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[ontolog-forum] CFP: JBI Special Issue on Community-Driven Curation of O

To: ontolog-forum@xxxxxxxxxxxxxxxx
From: Tania Tudorache <tudorache@xxxxxxxxxxxx>
Date: Wed, 06 Jul 2011 14:42:39 -0700
Message-id: <4E14D6CF.5000500@xxxxxxxxxxxx>
[Apologies for cross-posting]
===================================================    (01)

CALL FOR PAPERS    (02)

Journal of Biomedical Informatics (Elsevier) 
-http://www.elsevier.com/locate/yjbin
Special Issue on Community-Driven Curation of Ontologies and Knowledge Bases in 
HealthCare and Life Sciences    (03)

===================================================
Important Dates
===================================================    (04)

* Submission deadline:    October 1st, 2011
* Notification:           December 2011
* Final Version due:      January 2011
* Publication:            Early 2012    (05)

===================================================
Submission Guidelines
===================================================    (06)

* Manuscript preparation - Instructions for 
Authors:http://www.elsevier.com/wps/find/journaldescription.cws_home/622857/authorinstructions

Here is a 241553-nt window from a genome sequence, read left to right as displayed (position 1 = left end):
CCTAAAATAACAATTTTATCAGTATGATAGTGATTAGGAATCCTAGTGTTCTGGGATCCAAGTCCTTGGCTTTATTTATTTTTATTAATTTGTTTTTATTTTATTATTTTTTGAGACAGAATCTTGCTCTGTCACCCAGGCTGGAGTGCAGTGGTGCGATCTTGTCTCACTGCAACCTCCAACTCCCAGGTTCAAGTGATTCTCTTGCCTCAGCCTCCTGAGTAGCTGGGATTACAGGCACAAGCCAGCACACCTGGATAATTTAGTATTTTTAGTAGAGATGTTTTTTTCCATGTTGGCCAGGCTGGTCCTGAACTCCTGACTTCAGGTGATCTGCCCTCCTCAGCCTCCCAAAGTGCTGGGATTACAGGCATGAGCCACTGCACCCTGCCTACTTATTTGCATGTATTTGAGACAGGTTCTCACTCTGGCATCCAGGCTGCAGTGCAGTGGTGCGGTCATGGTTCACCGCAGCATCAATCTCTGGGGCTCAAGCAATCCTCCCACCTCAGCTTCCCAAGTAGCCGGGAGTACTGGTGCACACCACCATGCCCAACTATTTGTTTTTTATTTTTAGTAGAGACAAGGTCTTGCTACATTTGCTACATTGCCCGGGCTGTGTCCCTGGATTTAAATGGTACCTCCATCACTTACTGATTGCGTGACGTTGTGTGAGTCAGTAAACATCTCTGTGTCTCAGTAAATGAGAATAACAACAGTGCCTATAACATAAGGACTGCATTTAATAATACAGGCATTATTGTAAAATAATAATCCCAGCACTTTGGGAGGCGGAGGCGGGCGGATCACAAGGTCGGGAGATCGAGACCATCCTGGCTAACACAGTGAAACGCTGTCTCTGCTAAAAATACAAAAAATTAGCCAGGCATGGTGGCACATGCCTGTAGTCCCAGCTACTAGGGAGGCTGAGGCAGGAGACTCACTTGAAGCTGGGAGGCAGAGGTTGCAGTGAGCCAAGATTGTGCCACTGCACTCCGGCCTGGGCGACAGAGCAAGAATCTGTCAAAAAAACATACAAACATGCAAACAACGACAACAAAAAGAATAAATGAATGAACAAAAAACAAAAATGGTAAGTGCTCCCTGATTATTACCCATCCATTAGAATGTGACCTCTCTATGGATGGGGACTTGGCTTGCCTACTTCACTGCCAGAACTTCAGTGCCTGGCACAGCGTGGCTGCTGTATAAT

* Manuscript submission:http://ees.elsevier.com/jbi/    (07)

===================================================
Aims and objectives
===================================================    (08)

We are inviting submissions for a special issue of the Journal of Biomedical 
Informatics devoted to the topic of community-driven curation of ontologies and 
knowledge bases in Health Care and Life Sciences. The use of formal systems to 
define biomedical concepts and to represent and store biomedical knowledge has 
never been more important. In the past decade, ontologies have become central 
to the construction of intelligent decision-support systems, simulation 
systems, information-retrieval systems, and natural language systems. With the 
adoption of ontologies, especially by the broad biomedical community, the 
further development of ontologies and knowledge bases evolved into a 
community-driven process. This resulted in an increased number of knowledge